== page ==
One of the major challenges facing cassava root trade is the rapid postharvest physiological deterioration (PPD) of the roots which normally occurs within two days of harvest. This results into short marketing period, discounted prices, losses in income to growers and traders, and reduced utilization and food security. Waxing of cassava roots, using safe wax and fungicides approved in the country of operation can help to extend the shelf-life of roots to about 14 days or more without any detrimental effect on the eating quality and safety of cassava roots.
The process for extending the shelf-life of cassava roots through waxing starts right from field preparation to root harvesting and postharvest handling. Producing fresh cassava roots for waxing requires specific agronomic practices in order to obtain commercially acceptable roots in terms of size, shape and appearance. These practices also help in easing root harvesting and thereby minimizing damages or injuries to the roots. This in turn helps to extend the shelf life since avoiding mechanical damage during harvesting delays the onset of postharvest deterioration of cassava roots. Growing cassava roots for waxing involves ridging and planting of sweet varieties that have good eating quality such as taste or texture, and are valued by the consumers for boiling, roasting, frying or other forms of direct cooking into food. At maturity, the leaves of the cassava plants are pruned 6-7 days before harvesting carefully to avoid mechanical damage. The roots are carefully transported to the pack-house for sorting, washing, weighing, disinfection with approved fungicide and surfactant. The roots are dried and waxed using heated food grade wax.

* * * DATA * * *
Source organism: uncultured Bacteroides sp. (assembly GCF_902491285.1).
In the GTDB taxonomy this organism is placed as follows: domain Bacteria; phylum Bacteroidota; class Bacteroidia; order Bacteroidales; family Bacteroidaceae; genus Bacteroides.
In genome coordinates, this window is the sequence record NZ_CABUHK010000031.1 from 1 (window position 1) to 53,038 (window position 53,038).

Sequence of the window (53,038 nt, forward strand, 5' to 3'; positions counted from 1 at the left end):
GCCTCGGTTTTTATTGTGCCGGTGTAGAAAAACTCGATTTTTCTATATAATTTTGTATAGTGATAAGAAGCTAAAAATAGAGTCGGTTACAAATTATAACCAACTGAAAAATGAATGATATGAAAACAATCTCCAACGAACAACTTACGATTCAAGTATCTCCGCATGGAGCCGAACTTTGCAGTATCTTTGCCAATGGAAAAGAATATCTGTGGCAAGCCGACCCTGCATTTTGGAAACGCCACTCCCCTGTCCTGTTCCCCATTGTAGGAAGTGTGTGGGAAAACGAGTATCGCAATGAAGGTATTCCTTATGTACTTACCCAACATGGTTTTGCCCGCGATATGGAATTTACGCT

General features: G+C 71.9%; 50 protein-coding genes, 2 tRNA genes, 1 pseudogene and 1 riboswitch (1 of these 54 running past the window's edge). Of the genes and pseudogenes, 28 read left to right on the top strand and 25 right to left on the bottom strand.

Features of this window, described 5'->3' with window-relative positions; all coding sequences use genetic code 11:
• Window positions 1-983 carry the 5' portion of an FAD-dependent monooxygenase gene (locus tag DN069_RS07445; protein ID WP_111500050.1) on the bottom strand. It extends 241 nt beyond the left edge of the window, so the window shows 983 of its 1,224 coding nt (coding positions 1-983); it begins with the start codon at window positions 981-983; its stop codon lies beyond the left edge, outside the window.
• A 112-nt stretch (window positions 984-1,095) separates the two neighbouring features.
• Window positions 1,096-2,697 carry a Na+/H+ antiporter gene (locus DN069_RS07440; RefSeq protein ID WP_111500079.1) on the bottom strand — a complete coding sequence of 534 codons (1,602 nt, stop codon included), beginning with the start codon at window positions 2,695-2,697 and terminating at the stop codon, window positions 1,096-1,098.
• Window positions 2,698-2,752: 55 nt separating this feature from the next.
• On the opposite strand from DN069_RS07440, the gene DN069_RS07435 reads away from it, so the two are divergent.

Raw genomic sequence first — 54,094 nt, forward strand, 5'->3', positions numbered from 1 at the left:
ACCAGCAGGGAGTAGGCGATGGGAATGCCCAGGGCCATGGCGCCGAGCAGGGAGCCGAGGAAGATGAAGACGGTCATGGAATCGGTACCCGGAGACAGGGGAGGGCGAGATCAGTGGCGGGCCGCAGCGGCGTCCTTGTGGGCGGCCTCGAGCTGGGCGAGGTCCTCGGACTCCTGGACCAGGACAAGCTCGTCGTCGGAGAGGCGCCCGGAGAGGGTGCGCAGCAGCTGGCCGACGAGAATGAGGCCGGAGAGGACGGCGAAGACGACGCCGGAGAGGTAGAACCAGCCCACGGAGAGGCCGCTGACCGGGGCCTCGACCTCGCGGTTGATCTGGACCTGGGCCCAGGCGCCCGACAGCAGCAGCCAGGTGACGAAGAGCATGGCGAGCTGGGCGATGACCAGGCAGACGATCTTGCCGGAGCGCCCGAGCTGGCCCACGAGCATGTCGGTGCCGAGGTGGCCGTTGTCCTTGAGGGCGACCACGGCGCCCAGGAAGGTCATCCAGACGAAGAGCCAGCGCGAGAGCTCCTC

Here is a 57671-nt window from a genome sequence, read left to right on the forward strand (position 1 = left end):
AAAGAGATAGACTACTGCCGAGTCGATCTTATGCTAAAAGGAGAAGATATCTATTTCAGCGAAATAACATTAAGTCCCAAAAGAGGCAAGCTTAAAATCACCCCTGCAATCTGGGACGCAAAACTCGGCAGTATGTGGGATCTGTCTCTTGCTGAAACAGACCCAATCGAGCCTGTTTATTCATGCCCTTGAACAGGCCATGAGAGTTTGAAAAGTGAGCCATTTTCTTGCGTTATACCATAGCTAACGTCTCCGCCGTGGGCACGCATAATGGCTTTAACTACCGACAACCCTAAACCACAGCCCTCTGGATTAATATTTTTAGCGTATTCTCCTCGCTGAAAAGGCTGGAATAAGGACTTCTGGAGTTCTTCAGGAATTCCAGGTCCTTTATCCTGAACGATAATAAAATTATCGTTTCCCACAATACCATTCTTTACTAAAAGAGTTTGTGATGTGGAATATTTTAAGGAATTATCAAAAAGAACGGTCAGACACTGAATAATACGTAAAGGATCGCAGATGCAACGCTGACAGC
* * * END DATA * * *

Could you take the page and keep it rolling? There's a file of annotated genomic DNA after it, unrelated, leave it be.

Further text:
The application of the shelf-life extension technique is expected to contribute to an increased consumption of cassava, reduction of postharvest losses for farmers, transporters and traders, increased marketability and, possibly, reduced consumer price of fresh cassava roots in the long-run.
The materials for waxing include approved fungicides and food grade wax. Other materials are stainless steel waxing pot, gas burner and cylinder, mild steel for pre- and post-waxing cooling, and waxing basket
A pack-house with facilities for weighing, sorting, grading, washing, disinfecting, drying, waxing, packaging, and loading into distribution vehicle for marketing.